Papers, 1945-1994.

ArchivalResource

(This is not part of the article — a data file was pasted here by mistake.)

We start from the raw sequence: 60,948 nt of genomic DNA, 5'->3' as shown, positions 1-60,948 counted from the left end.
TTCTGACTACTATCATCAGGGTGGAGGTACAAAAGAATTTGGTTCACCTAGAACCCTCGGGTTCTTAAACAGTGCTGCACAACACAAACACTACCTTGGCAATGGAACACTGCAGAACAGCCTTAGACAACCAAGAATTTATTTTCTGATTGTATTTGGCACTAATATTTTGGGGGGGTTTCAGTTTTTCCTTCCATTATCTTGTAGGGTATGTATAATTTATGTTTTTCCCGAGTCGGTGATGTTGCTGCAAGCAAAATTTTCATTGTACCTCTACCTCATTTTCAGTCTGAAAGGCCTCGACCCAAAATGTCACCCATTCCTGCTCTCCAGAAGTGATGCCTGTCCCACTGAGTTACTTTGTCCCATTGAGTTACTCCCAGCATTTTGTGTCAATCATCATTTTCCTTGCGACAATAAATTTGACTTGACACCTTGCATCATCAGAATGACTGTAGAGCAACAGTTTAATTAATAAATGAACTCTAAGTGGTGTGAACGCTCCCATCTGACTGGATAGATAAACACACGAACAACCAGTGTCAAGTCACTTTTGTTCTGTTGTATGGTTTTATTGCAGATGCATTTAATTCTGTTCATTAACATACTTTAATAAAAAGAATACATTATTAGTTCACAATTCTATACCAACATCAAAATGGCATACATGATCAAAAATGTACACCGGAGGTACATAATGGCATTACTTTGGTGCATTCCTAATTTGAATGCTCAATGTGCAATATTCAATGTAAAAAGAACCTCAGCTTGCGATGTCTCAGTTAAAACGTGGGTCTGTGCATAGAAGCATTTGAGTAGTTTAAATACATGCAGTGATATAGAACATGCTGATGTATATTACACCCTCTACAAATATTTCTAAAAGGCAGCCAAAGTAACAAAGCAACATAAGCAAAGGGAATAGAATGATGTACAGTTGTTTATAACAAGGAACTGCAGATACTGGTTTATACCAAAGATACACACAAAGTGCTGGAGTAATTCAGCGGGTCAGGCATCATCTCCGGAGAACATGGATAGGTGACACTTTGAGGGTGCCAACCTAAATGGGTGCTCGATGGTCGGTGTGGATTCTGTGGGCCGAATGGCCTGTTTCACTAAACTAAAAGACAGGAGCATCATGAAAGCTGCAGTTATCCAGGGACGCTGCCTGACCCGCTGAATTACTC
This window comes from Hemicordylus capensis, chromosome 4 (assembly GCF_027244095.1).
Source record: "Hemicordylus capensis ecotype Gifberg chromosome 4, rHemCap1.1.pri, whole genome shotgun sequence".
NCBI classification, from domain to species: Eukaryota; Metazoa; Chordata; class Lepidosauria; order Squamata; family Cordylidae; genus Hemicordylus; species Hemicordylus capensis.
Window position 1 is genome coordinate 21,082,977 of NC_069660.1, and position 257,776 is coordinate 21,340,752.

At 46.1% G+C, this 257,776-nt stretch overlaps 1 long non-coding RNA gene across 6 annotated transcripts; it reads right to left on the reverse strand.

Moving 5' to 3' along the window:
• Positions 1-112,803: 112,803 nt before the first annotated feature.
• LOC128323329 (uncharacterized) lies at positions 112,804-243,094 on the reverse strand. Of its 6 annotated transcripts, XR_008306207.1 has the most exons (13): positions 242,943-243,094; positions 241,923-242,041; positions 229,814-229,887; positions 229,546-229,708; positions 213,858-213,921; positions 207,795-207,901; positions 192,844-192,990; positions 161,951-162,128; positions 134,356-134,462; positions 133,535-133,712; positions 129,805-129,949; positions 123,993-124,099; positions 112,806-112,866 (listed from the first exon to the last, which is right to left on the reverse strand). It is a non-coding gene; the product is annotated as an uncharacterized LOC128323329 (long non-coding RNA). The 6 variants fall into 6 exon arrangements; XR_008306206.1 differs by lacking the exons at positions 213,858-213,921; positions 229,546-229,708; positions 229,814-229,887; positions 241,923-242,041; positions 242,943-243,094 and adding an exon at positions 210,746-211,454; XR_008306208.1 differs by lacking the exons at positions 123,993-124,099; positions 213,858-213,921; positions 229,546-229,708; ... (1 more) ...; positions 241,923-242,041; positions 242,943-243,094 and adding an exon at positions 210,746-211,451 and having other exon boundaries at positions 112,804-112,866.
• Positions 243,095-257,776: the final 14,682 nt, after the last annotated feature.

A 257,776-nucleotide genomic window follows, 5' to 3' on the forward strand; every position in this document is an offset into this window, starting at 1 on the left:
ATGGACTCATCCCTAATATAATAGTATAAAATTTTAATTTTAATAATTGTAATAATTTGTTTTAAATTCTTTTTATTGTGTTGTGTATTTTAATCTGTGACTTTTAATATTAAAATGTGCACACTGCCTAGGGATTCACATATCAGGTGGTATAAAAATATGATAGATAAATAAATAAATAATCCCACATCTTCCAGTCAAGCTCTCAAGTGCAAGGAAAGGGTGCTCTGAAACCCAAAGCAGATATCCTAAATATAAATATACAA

Papers, 1945-1994.